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Importance of grassroots rugby discussed at Senedd

30 Nov 2023 4 minute read
A young Wales rugby supporter

Chris Haines ICNN Senedd Reporter

The importance of grassroots rugby in Wales was debated at the Senedd amid concerns that community clubs could close due to increasing energy costs.

James Evans, who represents Brecon and Radnorshire, said Wales’ passion for the game is most evident at grassroots level.

Lifeblood of Welsh rugby

The Conservative has played for Gwernyfed RFC in Talgarth since a young age and still dons the green-and-black shirt most Saturday afternoons.

Mr Evans, who has been sporting a black eye from playing over the past few weeks, told the Senedd: “We are very lucky here that we have countless clubs, schools and communities that foster a love for the game from a very early age. These grassroots initiatives are the lifeblood of Welsh rugby, nurturing talent, instilling values and providing a sense of belonging that extends far beyond the rugby field.”

The former councillor said local clubs have consistently supplied the national team with some of its brightest stars, such as Mark Jones, Dan Lydiate and captain Jack Morgan.

Mr Evans also stressed the mental and physical health benefits of playing rugby. He shared: “I know from my own personal experience that my mental health is boosted by playing for my local club. It creates that sense of belonging, camaraderie and it also has physical health benefits.”

The shadow health minister highlighted campaigns raising awareness of certain health conditions, such as testicular cancer and motor neurone disease, through the sport.

Significant concern

The Conservative also raised the challenges faced by grassroots teams, with limited resources in terms of finances and infrastructure posing obstacles.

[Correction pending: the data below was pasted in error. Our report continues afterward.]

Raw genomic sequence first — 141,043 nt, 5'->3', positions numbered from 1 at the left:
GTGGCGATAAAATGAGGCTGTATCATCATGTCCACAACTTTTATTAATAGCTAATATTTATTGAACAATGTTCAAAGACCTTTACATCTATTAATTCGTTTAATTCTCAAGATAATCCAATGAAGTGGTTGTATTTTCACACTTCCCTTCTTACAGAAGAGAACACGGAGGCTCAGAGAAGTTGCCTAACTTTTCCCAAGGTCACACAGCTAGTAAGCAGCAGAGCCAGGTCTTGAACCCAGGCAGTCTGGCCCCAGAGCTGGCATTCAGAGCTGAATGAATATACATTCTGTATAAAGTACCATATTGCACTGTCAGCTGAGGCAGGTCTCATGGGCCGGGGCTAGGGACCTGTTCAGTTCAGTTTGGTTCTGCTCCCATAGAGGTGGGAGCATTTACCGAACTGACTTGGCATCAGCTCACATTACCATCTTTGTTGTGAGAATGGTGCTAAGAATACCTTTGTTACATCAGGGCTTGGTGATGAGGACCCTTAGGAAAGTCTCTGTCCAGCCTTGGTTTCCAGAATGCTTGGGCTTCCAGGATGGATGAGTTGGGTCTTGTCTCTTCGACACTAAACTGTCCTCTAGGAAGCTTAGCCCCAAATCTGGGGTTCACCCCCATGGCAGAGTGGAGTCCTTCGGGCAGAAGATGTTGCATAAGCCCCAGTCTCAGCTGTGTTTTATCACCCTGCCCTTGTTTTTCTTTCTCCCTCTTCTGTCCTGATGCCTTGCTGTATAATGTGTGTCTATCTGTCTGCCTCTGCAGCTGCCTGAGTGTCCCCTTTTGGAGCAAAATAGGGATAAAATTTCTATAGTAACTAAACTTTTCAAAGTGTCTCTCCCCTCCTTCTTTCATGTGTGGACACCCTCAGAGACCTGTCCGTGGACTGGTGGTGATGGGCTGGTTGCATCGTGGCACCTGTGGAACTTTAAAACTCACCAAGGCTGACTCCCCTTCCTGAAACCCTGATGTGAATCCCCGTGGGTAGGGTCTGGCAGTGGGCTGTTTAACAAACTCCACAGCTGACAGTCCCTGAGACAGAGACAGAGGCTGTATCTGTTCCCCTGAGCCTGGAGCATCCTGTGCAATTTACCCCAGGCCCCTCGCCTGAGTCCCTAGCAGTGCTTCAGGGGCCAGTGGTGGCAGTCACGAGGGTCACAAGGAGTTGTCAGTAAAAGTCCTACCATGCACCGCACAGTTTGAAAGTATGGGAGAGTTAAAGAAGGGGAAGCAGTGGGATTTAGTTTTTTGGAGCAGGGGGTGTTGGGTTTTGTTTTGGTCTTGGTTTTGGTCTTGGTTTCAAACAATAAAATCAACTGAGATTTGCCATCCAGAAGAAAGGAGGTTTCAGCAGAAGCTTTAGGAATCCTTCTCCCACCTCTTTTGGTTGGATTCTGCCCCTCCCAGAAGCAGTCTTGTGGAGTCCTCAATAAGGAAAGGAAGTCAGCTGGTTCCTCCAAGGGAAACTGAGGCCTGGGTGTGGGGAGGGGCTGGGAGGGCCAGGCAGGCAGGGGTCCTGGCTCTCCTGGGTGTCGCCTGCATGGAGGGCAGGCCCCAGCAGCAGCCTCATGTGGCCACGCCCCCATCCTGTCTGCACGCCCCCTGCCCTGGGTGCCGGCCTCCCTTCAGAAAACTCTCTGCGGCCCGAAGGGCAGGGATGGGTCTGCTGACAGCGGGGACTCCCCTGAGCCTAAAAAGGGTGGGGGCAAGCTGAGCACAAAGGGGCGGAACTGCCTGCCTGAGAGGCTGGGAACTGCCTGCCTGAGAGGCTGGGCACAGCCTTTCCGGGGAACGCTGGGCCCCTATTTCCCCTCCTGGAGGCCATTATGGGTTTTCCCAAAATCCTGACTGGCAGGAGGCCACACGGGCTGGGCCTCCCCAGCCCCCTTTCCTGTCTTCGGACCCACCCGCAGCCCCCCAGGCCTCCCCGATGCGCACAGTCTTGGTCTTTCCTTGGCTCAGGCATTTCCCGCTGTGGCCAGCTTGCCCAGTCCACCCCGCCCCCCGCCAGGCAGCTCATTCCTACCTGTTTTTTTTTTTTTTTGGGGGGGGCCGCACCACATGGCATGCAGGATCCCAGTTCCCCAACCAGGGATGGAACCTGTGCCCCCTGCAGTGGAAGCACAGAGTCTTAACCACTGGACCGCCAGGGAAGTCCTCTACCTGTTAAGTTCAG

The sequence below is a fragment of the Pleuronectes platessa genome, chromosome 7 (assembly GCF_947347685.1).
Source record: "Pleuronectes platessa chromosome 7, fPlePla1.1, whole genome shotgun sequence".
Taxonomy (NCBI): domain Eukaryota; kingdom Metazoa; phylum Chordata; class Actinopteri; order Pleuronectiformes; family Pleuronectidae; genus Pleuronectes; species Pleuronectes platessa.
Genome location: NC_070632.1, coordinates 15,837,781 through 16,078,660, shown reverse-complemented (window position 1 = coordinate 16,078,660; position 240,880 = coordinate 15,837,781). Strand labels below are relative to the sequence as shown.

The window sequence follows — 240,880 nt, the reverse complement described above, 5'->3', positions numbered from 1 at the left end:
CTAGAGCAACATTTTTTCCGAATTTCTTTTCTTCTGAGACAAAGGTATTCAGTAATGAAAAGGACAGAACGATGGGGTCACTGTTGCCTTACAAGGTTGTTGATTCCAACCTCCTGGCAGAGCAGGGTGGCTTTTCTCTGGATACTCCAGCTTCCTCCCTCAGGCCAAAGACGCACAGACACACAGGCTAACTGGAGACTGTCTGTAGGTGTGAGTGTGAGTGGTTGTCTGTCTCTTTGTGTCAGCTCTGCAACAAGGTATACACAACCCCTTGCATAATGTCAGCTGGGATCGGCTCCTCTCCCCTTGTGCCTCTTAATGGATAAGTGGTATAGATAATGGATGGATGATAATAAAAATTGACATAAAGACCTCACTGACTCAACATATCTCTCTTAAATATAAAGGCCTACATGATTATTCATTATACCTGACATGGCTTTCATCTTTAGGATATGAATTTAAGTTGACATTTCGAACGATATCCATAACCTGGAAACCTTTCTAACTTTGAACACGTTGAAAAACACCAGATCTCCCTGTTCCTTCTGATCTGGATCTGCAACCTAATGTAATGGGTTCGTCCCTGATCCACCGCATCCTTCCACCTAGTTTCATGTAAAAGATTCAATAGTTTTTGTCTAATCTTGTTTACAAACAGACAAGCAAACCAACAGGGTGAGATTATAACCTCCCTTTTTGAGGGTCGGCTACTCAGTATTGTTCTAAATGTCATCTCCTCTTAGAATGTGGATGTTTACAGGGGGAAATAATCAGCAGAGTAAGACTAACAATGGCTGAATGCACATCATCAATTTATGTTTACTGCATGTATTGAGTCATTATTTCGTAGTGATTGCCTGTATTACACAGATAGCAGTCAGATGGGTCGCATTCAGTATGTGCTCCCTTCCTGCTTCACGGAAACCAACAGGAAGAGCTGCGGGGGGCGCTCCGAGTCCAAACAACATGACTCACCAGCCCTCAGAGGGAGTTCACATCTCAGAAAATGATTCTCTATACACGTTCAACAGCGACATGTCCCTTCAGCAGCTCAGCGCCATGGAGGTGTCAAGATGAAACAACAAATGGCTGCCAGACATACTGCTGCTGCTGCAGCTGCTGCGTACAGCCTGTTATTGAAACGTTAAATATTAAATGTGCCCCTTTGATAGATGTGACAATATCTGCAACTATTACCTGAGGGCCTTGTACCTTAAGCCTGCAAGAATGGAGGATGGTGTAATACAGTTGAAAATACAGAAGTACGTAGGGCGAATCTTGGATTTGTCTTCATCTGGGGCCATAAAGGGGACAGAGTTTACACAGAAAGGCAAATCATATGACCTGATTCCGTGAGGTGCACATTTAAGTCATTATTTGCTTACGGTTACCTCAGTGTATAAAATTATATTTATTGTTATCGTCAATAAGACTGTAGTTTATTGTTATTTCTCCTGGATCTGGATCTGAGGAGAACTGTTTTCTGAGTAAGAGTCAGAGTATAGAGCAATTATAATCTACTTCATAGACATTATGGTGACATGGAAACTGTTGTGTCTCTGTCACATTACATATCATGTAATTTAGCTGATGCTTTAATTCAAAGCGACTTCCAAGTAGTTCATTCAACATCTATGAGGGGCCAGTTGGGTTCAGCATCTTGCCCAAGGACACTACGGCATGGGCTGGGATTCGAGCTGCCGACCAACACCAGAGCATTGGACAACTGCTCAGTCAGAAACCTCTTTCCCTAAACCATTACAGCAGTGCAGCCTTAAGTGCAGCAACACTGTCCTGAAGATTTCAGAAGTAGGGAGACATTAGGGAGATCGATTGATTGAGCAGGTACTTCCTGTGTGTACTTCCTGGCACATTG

Mr Evans pointed to increasing inclusivity and diversity in the game, with many clubs boasting teams for women and disabled people.

His colleague Samuel Kurtz focused on the invaluable role of local businesses which often sponsors clubs as well as the backroom staff, parents and supporters.

The MS praised the Pembrokeshire Vikings, a mixed ability side, which includes disabled people and won a final at the Principality Stadium in recent weeks.

Tom Giffard hailed the explosion in women’s and girls’ rugby: “This stat blew my mind: in 2015, 170 women and girls were taking part in rugby – by 2018, that was 10,000.”

The Tory said his partner, Abigail, has just started playing for the Porthcawl SheGulls.

Luke Fletcher, a fellow South Wales West MS, played for Tondu and Pencoed growing up, clubs that have produced Welsh internationals.

“Obviously, I didn’t make the cut,” he joked. “James Evans and Sam Kurtz can tell you why after seeing my performance on the pitch for the Senedd rugby team.”

The Plaid Cymru politician pointed out that many do not own their pitches nor club houses as he urged the Welsh Government to help secure the future of grassroots rugby.

Dawn Bowden, the deputy minister, who is responsible for sport, highlighted some of the support made available to grassroots rugby.

She said Builth Wells and Tref-y-Clawdd rugby clubs in Mr Evans’ constituency benefited from more than £112,000 from an £8m-a-year Sport Wales fund.

The deputy minister highlighted the Dysgu WRU programme, a free online resource, which aims to help community rugby thrive.

Ms Bowden said many rugby clubs were part of the Welsh Government’s warm hubs network, which aimed to mitigate fuel poverty amid record-high energy prices.

She added that Sport Wales – which will receive an extra £1m over two years – has made £25,000 grants available to help clubs fund energy costs or upgrades such as solar panels.

Ms Bowden warned: “The threat of grassroots clubs folding is a significant concern, so we are monitoring the situation closely.”

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